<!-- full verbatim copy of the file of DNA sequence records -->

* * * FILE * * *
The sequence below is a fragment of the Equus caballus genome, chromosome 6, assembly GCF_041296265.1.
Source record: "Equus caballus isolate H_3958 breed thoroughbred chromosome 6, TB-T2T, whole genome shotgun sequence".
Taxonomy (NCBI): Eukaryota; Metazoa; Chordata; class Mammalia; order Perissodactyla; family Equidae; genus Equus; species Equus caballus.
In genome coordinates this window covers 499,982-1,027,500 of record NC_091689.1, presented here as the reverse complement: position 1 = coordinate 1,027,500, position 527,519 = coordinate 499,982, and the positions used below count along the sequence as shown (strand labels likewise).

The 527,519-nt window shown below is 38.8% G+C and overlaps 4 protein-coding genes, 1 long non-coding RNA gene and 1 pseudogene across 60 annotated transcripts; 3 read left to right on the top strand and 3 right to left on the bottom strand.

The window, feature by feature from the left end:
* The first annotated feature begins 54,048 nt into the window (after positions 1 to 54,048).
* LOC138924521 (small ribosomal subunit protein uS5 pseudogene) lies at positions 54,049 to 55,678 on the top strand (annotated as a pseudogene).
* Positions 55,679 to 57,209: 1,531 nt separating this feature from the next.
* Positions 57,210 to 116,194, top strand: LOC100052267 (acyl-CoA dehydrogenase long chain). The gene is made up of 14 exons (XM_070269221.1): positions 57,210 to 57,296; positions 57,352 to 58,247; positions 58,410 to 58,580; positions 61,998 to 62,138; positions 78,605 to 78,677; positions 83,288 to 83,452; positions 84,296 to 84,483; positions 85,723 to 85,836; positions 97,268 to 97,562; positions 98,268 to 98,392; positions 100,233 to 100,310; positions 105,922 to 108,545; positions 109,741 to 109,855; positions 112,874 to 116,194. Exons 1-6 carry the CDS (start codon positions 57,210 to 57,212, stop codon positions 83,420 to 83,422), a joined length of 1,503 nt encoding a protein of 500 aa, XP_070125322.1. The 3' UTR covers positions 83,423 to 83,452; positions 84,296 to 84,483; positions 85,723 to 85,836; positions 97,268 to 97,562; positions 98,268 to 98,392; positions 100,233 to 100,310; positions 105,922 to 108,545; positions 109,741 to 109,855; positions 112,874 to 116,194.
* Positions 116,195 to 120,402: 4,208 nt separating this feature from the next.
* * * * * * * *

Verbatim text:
The sequence below is a fragment of the Equus caballus genome, chromosome 6, assembly GCF_041296265.1.
Source record: "Equus caballus isolate H_3958 breed thoroughbred chromosome 6, TB-T2T, whole genome shotgun sequence".
Taxonomy (NCBI): Eukaryota; Metazoa; Chordata; class Mammalia; order Perissodactyla; family Equidae; genus Equus; species Equus caballus.
In genome coordinates this window covers 499,982-1,027,500 of record NC_091689.1, presented here as the reverse complement: position 1 = coordinate 1,027,500, position 527,519 = coordinate 499,982, and the positions used below count along the sequence as shown (strand labels likewise).

The 527,519-nt window shown below is 38.8% G+C and overlaps 4 protein-coding genes, 1 long non-coding RNA gene and 1 pseudogene across 60 annotated transcripts; 3 read left to right on the top strand and 3 right to left on the bottom strand.

The window, feature by feature from the left end:
* The first annotated feature begins 54,048 nt into the window (after positions 1 to 54,048).
* LOC138924521 (small ribosomal subunit protein uS5 pseudogene) lies at positions 54,049 to 55,678 on the top strand (annotated as a pseudogene).
* Positions 55,679 to 57,209: 1,531 nt separating this feature from the next.
* Positions 57,210 to 116,194, top strand: LOC100052267 (acyl-CoA dehydrogenase long chain). The gene is made up of 14 exons (XM_070269221.1): positions 57,210 to 57,296; positions 57,352 to 58,247; positions 58,410 to 58,580; positions 61,998 to 62,138; positions 78,605 to 78,677; positions 83,288 to 83,452; positions 84,296 to 84,483; positions 85,723 to 85,836; positions 97,268 to 97,562; positions 98,268 to 98,392; positions 100,233 to 100,310; positions 105,922 to 108,545; positions 109,741 to 109,855; positions 112,874 to 116,194. Exons 1-6 carry the CDS (start codon positions 57,210 to 57,212, stop codon positions 83,420 to 83,422), a joined length of 1,503 nt encoding a protein of 500 aa, XP_070125322.1. The 3' UTR covers positions 83,423 to 83,452; positions 84,296 to 84,483; positions 85,723 to 85,836; positions 97,268 to 97,562; positions 98,268 to 98,392; positions 100,233 to 100,310; positions 105,922 to 108,545; positions 109,741 to 109,855; positions 112,874 to 116,194.
* Positions 116,195 to 120,402: 4,208 nt separating this feature from the next.